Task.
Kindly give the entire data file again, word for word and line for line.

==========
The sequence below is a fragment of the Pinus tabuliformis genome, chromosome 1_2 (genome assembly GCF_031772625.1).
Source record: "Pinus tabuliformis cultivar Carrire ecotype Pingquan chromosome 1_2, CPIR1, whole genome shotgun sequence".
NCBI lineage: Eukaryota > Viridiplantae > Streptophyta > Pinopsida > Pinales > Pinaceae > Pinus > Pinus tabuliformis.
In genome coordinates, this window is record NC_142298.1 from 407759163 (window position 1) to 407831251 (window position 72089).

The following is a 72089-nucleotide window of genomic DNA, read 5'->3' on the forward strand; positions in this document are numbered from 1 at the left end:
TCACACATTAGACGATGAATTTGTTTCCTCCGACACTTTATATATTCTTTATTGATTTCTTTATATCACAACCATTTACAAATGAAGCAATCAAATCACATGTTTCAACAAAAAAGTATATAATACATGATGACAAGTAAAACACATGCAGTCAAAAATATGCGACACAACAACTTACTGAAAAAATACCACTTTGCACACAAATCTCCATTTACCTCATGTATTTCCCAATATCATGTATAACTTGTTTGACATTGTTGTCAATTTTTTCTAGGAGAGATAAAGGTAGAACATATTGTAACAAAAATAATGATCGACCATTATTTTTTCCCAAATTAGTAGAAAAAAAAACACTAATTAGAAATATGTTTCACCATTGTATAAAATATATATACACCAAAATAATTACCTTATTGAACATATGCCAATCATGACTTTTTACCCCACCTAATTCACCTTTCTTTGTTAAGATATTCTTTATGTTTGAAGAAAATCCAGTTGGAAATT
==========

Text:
The sequence below is a fragment of the Pinus tabuliformis genome, chromosome 1_2 (genome assembly GCF_031772625.1).
Source record: "Pinus tabuliformis cultivar Carrire ecotype Pingquan chromosome 1_2, CPIR1, whole genome shotgun sequence".
NCBI lineage: Eukaryota > Viridiplantae > Streptophyta > Pinopsida > Pinales > Pinaceae > Pinus > Pinus tabuliformis.
In genome coordinates, this window is record NC_142298.1 from 407759163 (window position 1) to 407831251 (window position 72089).

The following is a 72089-nucleotide window of genomic DNA, read 5'->3' on the forward strand; positions in this document are numbered from 1 at the left end:
TCACACATTAGACGATGAATTTGTTTCCTCCGACACTTTATATATTCTTTATTGATTTCTTTATATCACAACCATTTACAAATGAAGCAATCAAATCACATGTTTCAACAAAAAAGTATATAATACATGATGACAAGTAAAACACATGCAGTCAAAAATATGCGACACAACAACTTACTGAAAAAATACCACTTTGCACACAAATCTCCATTTACCTCATGTATTTCCCAATATCATGTATAACTTGTTTGACATTGTTGTCAATTTTTTCTAGGAGAGATAAAGGTAGAACATATTGTAACAAAAATAATGATCGACCATTATTTTTTCCCAAATTAGTAGAAAAAAAAACACTAATTAGAAATATGTTTCACCATTGTATAAAATATATATACACCAAAATAATTACCTTATTGAACATATGCCAATCATGACTTTTTACCCCACCTAATTCACCTTTCTTTGTTAAGATATTCTTTATGTTTGAAGAAAATCCAGTTGGAAATT